Last week, we shared with you the results of the Online Marketing Institute, Forrester Research, and Business Marketing Association Content Marketing Survey, indicating that B2B content marketing has a long way to go.
Today, we are diving deeper into the content marketing debate with an interview with Jay Ivey from Software Advice, an online review firm for social CRM systems, to answer a few questions on the first ever Social Media Content Optimization Survey done in partnership with Adobe. The survey was taken to better understand the strategies marketers are using to currently optimize their social media content and to gauge the overall effectiveness of these strategies.
1. According to your survey, 65 percent of marketers schedule their social content at least one day in advance. What's the benefit of creating a social plan like that?
Having a structured social content timeline encourages you to post consistently and to be thoughtful about what it is you’re posting. For instance, when you plan in advance, you do a better job ensuring that you’re posting a good variety of content to keep all of your various target audience segments engaged.
Related Class: Tips and Tricks for Making Your Content Marketing Work
2. Are there any drawbacks or possible conflicts marketers should be aware of when scheduling social posts several weeks or a month in advance?
When you’re posting that far in advance, timeliness can definitely be an issue. For better or worse, social media is all about keeping up with the hottest, most current topics and trends, so if your posts are consistently stale, that’s going to have a negative effect on engagement.
3. Your survey shows that nearly half of all marketers are managing their social media accounts without any software or services, such as TweetDeck or Hootsuite. Could this be negatively affecting those marketers' overall social media strategy? How?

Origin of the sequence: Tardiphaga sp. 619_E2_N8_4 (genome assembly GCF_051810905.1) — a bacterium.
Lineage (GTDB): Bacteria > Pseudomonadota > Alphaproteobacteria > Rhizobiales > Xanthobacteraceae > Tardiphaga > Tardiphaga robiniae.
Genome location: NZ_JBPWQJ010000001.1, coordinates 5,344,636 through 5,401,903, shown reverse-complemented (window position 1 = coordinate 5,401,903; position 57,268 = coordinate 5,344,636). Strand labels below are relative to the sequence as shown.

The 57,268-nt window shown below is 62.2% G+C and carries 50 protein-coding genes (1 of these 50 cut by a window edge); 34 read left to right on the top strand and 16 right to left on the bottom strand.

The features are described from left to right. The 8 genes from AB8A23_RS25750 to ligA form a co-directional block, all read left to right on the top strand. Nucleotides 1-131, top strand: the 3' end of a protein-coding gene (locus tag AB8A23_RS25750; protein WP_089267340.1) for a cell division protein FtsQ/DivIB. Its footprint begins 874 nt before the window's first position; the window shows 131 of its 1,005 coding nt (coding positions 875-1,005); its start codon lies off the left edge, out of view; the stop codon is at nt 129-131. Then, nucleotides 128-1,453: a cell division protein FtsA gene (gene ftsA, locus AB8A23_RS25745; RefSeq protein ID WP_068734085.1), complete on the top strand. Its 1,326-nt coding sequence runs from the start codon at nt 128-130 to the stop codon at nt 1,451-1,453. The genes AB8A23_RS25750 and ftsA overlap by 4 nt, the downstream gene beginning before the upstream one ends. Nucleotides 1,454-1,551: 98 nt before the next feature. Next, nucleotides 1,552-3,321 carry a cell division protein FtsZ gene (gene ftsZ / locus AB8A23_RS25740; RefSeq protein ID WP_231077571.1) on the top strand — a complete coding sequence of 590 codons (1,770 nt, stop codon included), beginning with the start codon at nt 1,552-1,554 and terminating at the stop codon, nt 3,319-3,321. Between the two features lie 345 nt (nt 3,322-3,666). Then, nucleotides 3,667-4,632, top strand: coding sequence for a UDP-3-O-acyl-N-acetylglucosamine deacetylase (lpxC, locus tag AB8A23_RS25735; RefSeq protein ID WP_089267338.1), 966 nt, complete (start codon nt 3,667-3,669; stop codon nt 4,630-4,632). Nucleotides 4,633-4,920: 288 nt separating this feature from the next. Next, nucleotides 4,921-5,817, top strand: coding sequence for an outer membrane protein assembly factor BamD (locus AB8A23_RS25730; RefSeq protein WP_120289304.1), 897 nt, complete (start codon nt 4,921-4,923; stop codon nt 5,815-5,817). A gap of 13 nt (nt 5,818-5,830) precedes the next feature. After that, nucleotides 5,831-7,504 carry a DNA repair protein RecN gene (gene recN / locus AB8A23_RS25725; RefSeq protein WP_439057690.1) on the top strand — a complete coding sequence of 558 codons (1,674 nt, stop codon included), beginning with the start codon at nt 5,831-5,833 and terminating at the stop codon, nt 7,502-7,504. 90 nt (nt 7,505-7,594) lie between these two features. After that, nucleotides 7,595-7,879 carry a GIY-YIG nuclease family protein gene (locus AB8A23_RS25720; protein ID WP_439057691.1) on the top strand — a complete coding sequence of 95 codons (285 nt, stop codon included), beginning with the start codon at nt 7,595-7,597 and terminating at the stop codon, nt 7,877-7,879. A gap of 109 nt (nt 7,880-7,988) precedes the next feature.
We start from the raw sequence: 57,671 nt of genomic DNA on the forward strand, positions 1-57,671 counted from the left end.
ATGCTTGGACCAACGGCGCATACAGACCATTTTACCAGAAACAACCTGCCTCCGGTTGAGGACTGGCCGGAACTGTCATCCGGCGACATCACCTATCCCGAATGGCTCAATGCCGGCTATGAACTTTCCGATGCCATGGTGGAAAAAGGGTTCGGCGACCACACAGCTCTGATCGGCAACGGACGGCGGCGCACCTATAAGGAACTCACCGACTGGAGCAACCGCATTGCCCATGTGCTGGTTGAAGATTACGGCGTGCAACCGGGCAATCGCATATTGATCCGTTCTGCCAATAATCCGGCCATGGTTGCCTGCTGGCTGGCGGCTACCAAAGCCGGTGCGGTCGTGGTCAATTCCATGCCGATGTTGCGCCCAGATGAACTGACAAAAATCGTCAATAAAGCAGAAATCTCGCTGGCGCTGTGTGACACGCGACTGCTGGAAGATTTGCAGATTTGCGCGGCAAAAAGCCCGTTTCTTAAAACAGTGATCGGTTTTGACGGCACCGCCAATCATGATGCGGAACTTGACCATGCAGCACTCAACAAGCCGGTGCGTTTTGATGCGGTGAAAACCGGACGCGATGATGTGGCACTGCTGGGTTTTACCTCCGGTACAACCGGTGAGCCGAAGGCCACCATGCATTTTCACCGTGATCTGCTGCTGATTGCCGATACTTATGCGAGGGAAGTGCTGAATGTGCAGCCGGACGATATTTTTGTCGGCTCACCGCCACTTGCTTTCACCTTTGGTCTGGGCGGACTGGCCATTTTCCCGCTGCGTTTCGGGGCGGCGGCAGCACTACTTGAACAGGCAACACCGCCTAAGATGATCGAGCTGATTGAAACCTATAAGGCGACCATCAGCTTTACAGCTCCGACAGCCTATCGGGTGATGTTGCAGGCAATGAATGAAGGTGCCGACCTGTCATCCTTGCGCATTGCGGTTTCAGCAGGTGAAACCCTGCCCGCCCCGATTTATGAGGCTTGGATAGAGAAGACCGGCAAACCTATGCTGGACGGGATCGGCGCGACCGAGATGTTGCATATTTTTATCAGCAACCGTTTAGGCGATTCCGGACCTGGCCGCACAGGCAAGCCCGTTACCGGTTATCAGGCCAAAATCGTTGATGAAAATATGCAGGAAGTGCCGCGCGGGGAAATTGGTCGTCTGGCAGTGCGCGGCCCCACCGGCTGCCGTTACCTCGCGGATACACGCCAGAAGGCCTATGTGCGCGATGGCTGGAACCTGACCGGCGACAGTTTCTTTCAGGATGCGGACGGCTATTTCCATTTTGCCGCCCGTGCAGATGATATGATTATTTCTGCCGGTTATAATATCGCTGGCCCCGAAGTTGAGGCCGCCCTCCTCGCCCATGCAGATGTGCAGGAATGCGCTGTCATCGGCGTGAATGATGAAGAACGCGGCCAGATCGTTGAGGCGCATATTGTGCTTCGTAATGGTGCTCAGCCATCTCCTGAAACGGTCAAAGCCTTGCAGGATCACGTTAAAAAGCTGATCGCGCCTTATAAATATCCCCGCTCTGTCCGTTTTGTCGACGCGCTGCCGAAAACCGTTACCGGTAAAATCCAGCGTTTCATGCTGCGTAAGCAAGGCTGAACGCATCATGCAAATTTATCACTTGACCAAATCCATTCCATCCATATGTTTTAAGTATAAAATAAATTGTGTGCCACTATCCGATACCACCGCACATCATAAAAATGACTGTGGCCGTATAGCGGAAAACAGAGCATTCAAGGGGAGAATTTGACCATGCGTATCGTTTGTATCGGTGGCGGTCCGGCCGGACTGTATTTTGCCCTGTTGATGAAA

Managing your social media accounts without tools will absolutely have a negative effect. If marketers want to achieve real, measurable success through social media, they need to treat it like they treat any other channel: thoughtfully and methodically. You come in with a clear, overarching strategy; you develop specific tactics as part of that strategy; and you measure the results of those tactics to see what works best. But without the visibility provided by social media tools, you can’t measure your success, which means you can’t optimize your tactics. If you’re going on gut instinct and “Likes” alone, you’re flying almost completely blind. Unfortunately, this isn’t Star Wars, and you don’t have mystical powers. So you might as well turn on your targeting computer. Not everyone can afford a fancy comprehensive marketing cloud solution with advanced social analytics. But there are a lot of free and affordable options out there. So, why not?
4. Of your respondents, 67 percent said using images or photos is "very important" to their social media strategy. How can marketers know exactly what kind of images will attract not just any audience, but the right audience?
I tend to agree with our expert, Liz Strauss, that prioritizing the use of images over targeting specific audiences seems to reflect a misunderstanding of how social media marketing works. You have to start with the top-down strategy before you focus on specific tactics, which is to say that you need to spend a lot of time thinking about who “the right audience” is before you worry about which images will attract them. For most companies this means putting real thought, energy, and resources into developing distinct, targetable buyer personas. Then those little tactical decisions are easy. You know what kind of content your closest friends will respond positively to, right? Once you know understand your subsegments as well as you understand your friends (i.e., as humans) you will know intuitively which kinds of images will attract them.